NOAA Air Resources Laboratory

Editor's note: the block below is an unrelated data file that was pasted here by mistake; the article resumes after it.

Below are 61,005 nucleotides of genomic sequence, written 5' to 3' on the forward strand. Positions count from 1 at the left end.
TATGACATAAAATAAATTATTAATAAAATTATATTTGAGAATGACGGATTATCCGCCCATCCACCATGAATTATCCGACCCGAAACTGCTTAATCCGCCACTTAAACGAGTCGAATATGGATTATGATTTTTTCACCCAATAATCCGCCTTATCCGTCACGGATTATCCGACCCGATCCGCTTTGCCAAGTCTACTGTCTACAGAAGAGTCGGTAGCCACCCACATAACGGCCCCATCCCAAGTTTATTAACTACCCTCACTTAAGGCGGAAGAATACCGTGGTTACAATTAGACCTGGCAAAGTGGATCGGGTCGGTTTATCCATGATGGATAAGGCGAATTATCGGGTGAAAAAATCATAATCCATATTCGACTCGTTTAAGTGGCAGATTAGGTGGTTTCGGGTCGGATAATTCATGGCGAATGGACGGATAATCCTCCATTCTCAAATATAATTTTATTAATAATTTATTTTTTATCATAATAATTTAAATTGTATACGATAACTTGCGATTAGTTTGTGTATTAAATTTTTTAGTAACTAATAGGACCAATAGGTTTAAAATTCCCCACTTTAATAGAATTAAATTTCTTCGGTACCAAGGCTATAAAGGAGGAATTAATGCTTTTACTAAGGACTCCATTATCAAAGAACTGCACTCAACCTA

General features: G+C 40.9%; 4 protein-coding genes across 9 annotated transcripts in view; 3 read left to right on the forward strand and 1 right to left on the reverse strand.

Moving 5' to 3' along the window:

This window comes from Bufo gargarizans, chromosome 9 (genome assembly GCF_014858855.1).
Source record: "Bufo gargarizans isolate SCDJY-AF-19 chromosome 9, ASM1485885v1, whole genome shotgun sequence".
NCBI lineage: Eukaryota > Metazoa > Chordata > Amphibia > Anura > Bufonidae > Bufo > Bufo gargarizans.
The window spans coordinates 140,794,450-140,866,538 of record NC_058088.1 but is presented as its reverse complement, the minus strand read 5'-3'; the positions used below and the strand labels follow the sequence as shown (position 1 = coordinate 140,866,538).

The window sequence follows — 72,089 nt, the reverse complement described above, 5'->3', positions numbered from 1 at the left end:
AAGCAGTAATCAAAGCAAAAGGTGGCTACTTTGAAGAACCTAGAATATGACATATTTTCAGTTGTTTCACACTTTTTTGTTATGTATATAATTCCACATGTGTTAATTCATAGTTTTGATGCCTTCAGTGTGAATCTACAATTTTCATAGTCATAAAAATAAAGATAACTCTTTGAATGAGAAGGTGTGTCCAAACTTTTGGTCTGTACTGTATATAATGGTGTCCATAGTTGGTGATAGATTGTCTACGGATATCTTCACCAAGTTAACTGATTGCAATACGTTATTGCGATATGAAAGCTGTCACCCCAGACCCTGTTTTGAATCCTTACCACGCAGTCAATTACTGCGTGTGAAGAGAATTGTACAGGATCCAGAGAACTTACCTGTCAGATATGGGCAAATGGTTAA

The seminar will consist of two important but unequal parts. First, the HYSPLIT system will be reviewed starting with the model's history, a description of Lagrangian approaches, the trajectory computational method, and sources of trajectory error. The single-trajectory discussion will be expanded to show how multiple-trajectories can be used to describe the transport and dispersion of a cluster of pollutant particles to quantify air concentrations. Results from three-dimensional particle simulations will be compared with hybrid approaches that use "puff" approximations to model the growth of the horizontal particle distribution rather than the individual particle transport. The model's similarity, deformation, velocity variance, and TKE parameterization options available to compute pollutant dispersion will be reviewed. Examples of concentration probabilities based upon the underlying trajectory uncertainty will be shown. Finally, finally the model's performance will be compared to measurements for some short-range experimental data, forest fire plumes, dust storms, and several historical tracer experiments. The second, and much shorter part of the seminar, will consist of several examples (radiological, volcanic ash, and homeland security) contrasting the existing NCEP operational system with the new integrated system, now running in "para" mode.